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I'm freaking out. DD has to have a cavity filled. The dentist assures me that it's nothing I've done, she just has very deep grooves in her teeth. I'm beating myself up anyway.<br><br>
Talk me through this please. What do I need to know? I've never had a cavity or any dental work done, so I have no idea what to expect. He doesn't think he'll need to numb her, but wants to give her laughing gas. How safe is that? Also what about materials used for fillings. He said it is a white substance. What are the possible ingredients and effects of those?<br><br>
One more thing. The dentist mentioned that I could probably "be there for most of it." I informed him that unless I sense that I'm stressing her out in some way (highly unlikely) I'll be staying for the whole thing. We exchanged a few words. Am I nuts for wanting to be there for what he promises me is a quick and simple procedure for a child who is not yet 3? Have I turned into a crazy mom?<br><br>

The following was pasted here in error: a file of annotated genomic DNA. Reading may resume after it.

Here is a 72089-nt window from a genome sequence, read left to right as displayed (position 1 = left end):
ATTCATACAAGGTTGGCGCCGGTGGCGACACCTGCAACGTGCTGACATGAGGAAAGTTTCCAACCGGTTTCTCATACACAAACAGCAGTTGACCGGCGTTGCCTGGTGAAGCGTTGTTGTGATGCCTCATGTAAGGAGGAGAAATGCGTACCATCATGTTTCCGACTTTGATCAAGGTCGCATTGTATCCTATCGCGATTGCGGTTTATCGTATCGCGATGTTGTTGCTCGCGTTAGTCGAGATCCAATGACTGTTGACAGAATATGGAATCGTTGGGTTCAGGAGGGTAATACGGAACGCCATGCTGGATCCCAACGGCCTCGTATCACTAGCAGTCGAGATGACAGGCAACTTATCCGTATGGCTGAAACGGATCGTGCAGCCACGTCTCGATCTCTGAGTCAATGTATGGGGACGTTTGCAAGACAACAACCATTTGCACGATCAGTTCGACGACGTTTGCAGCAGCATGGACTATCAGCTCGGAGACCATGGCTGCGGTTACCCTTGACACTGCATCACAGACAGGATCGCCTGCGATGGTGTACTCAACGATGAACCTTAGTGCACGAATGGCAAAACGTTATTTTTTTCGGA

TIA
 

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im having the same issue. funny. I have to have a ton of work done to my teeth, they say since my mother never took me to a dentist. My problem isnt me its my son who turned 2 in feb. he has a cavity. My dentist says he could give him laughing gas. I said no way no way to any of it. Im just concerned that having a drill put in his mouth is traumatic. So he will be laying in my lap for it. If your dentist wont allow it I suggest you find a new dentist to go to!!! Its your right as a momma to be there.....unless your crying and nervous, your child will need you. My son told me he wants to be on my lap....so thats where he will be. I honestly dont know how safe the white filling is.....I do know that it cost more, and its not really needed on baby teeth. Sorry cant be of more help....im in the same boat...also want to know about floride varnish? heard of it?<img alt="" class="inlineimg" src="/img/vbsmilies/smilies/dizzy.gif" style="border:0px solid;" title="Dizzy">: